Five years from now, the Syracuse skyline could look very different.
Instead of an elevated highway heading into the city, the New York State Department of Transportation could construct an arterial boulevard. Or an underground tunnel. Or an iconic bridge.
Truthfully, the DOT isn’t sure yet what the new Interstate 81 will look like. They just know that something needs to be done to replace the existing structure.
“Bridges are designed to last for a certain period of time,” said Beau Duffy, public information officer for the NYS DOT. “The I-81 viaduct in Syracuse is reaching this point in time. Because repair and refurbishment of the bridge involves a significant investment, it makes sense, from a cost-benefit perspective, to look at potential alternatives for the future of the corridor.”
I-81 was constructed in the late 1950s and early 1960s. Transportation experts say the structure, especially the 1.4-mile bridge over the city known as the viaduct, is reaching the end of its useful life.
“It’s an old piece of infrastructure. Something needs to be done,” said Meghan Vitale, principal transportation planner for the Syracuse Metropolitan Transportation Council, which is working to educate the public on the issue. “I don’t want to say that it’s necessary that we replace it right now, but it is necessary for something to happen with the viaduct structure.”
Vitale said the DOT has considered several options for the reconstruction, including rehabilitating the current bridge, tearing it down and rebuilding it, tearing it down and replacing it with a tunnel or depressed highway under the city or tearing it down and replacing it with an urban boulevard through the city.
But Onondaga County Legislator Kathy Rapp, who represents the fifth district (parts of the towns of Salina and DeWitt), said the choice is likely going to be between a new bridge and the urban boulevard.
“We’ve really ruled out the option to fix what we have,” Rapp said. “It doesn’t meet codes and it’s unsafe.”
But Rapp said she just can’t envision the boulevard.
“A boulevard, you’re talking about a four- to six-lane road that has traffic lights, because otherwise you can’t do it – I just don’t know how that would work. I’m not averse to it if it works, but they’re not there yet,” she said. “The people I’ve been talking to, for them, it’s not so much the nature of the structure. It’s the fact that they want it to work and not create a headache for them every single day. If you can do that with a boulevard, great, but I can’t picture it.”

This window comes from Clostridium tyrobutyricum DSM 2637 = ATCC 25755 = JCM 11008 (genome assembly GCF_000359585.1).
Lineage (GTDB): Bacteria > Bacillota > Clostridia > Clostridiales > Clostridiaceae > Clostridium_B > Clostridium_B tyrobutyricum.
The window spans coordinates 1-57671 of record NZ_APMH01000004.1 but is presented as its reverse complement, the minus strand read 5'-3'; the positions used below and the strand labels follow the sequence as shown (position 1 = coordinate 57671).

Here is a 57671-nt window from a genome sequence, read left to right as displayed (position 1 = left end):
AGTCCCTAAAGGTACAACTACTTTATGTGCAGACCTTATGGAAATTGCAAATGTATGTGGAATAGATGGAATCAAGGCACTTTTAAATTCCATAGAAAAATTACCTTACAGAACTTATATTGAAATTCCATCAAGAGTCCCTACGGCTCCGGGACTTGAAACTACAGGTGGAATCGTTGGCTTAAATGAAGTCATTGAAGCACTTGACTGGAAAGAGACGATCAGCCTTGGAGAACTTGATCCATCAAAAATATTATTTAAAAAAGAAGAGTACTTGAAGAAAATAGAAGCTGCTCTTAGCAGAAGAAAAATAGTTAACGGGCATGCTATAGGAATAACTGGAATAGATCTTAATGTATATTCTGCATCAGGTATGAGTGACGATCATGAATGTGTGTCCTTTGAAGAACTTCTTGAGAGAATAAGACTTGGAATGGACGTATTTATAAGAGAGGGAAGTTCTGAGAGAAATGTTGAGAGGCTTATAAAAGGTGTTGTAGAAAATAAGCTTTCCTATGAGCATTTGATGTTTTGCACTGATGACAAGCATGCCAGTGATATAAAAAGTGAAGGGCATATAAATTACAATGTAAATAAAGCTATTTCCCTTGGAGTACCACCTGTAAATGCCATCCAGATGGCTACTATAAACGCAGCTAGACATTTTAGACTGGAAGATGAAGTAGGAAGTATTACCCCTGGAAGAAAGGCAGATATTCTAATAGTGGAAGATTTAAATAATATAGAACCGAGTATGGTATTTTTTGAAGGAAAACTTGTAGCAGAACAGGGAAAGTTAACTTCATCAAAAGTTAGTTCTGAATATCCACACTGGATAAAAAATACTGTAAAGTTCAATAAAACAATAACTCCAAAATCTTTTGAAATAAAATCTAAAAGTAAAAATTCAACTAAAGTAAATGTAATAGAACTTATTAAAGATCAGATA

Instead, Rapp said she would prefer to see an iconic bridge similar to the Bunker Hill Bridge in Boston.
“[The idea of the iconic bridge] came out of a discussion at the Central New York Regional Planning board. We’ve spent the last year working on a regional sustainability plan. We won a million dollars from the state to put together a plan, and we’ve been working on it for the last year. We needed a long-term project that would have a major impact on the community. Because I-81 is such a huge thing, it became a conversation of how to do it and what would work,” she said. “We started talking about an iconic structure that would give Syracuse a sense of place. It’s been done around the country, but the Bunker Hill Bridge is in the Northeast, so it’s close by. It’s a good example. It seemed to be a win-win strategy to me. There are lots of models around the country. People have come to the conclusion that it worked.”
Vitale said the iconic bridge was a possibility.
“We’ve always said that any reconstruction is going to make the bridge look very different than it does today,” she said. “Choosing the strategy is separate from determining the aesthetics. The iconic bridge is a real possibility, but first we need a basic decision on what strategy we’ll go with and how it will function. Then we can go to the community again to discuss the aesthetics.”
The main thing the new structure must accomplish, Vitale said, is to meet the desires of the public.
“We’ve asked what people want to see, and the number one answer is economic development. They want to see something that’s going to bring economic development to the area,” she said. “Also, they appreciate that it’s easy to get around and it’s quick to get places, and people want to maintain that. So they’re pretty open to a variety of options as long as it does those two things.”
Indeed, the SMTC has held a couple of meetings on the subject trying to encourage public input. Vitale said about 500 people attended the last one.
However, all of those meetings took place in the city. As such, Rapp, in conjunction with Salina Supervisor Mark Nicotra and Cicero Supervisor Jim Corl, held a meeting May 1 at the Holiday Inn in Liverpool to get more input from suburban residents.
“When I-81 was first built in the 1960s the biggest complaint heard was that there had not been enough public input,” Rapp told the more than 100 people in attendance. “This time, Central New Yorkers have plenty of opportunity for input and you can continue to have input.”